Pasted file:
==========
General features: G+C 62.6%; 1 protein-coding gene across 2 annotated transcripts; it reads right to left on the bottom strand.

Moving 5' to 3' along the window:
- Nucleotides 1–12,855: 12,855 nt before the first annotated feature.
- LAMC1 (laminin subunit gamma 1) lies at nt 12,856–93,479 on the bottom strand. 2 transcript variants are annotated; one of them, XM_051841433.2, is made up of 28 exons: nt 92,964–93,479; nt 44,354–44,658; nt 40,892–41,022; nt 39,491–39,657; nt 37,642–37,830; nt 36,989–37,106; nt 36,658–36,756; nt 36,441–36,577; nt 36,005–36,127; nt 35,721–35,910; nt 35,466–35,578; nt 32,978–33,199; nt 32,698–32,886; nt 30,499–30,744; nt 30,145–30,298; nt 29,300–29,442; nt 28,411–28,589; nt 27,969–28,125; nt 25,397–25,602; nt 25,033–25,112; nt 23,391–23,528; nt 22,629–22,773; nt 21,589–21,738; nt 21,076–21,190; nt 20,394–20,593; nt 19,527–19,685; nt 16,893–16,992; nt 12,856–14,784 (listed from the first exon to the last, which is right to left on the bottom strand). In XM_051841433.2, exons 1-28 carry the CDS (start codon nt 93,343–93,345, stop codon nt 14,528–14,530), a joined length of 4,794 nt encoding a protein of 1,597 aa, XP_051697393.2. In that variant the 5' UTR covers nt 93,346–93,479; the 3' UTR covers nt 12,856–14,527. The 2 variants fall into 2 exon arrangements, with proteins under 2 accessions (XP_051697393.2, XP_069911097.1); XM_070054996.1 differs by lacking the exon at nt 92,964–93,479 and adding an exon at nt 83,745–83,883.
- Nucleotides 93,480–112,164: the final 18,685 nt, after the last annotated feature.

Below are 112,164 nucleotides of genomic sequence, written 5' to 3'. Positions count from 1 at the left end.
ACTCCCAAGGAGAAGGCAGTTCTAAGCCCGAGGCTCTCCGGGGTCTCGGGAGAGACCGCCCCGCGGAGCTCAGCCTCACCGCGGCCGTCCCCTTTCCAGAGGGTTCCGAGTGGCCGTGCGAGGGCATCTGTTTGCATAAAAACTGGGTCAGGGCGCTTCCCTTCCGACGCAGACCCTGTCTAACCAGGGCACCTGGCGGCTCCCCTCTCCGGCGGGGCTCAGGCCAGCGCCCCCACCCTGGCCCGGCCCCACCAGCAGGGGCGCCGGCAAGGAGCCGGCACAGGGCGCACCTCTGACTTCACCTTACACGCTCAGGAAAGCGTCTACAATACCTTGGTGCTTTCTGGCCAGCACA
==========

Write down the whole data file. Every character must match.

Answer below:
General features: G+C 62.6%; 1 protein-coding gene across 2 annotated transcripts; it reads right to left on the bottom strand.

Moving 5' to 3' along the window:
- Nucleotides 1–12,855: 12,855 nt before the first annotated feature.
- LAMC1 (laminin subunit gamma 1) lies at nt 12,856–93,479 on the bottom strand. 2 transcript variants are annotated; one of them, XM_051841433.2, is made up of 28 exons: nt 92,964–93,479; nt 44,354–44,658; nt 40,892–41,022; nt 39,491–39,657; nt 37,642–37,830; nt 36,989–37,106; nt 36,658–36,756; nt 36,441–36,577; nt 36,005–36,127; nt 35,721–35,910; nt 35,466–35,578; nt 32,978–33,199; nt 32,698–32,886; nt 30,499–30,744; nt 30,145–30,298; nt 29,300–29,442; nt 28,411–28,589; nt 27,969–28,125; nt 25,397–25,602; nt 25,033–25,112; nt 23,391–23,528; nt 22,629–22,773; nt 21,589–21,738; nt 21,076–21,190; nt 20,394–20,593; nt 19,527–19,685; nt 16,893–16,992; nt 12,856–14,784 (listed from the first exon to the last, which is right to left on the bottom strand). In XM_051841433.2, exons 1-28 carry the CDS (start codon nt 93,343–93,345, stop codon nt 14,528–14,530), a joined length of 4,794 nt encoding a protein of 1,597 aa, XP_051697393.2. In that variant the 5' UTR covers nt 93,346–93,479; the 3' UTR covers nt 12,856–14,527. The 2 variants fall into 2 exon arrangements, with proteins under 2 accessions (XP_051697393.2, XP_069911097.1); XM_070054996.1 differs by lacking the exon at nt 92,964–93,479 and adding an exon at nt 83,745–83,883.
- Nucleotides 93,480–112,164: the final 18,685 nt, after the last annotated feature.

Below are 112,164 nucleotides of genomic sequence, written 5' to 3'. Positions count from 1 at the left end.
ACTCCCAAGGAGAAGGCAGTTCTAAGCCCGAGGCTCTCCGGGGTCTCGGGAGAGACCGCCCCGCGGAGCTCAGCCTCACCGCGGCCGTCCCCTTTCCAGAGGGTTCCGAGTGGCCGTGCGAGGGCATCTGTTTGCATAAAAACTGGGTCAGGGCGCTTCCCTTCCGACGCAGACCCTGTCTAACCAGGGCACCTGGCGGCTCCCCTCTCCGGCGGGGCTCAGGCCAGCGCCCCCACCCTGGCCCGGCCCCACCAGCAGGGGCGCCGGCAAGGAGCCGGCACAGGGCGCACCTCTGACTTCACCTTACACGCTCAGGAAAGCGTCTACAATACCTTGGTGCTTTCTGGCCAGCACA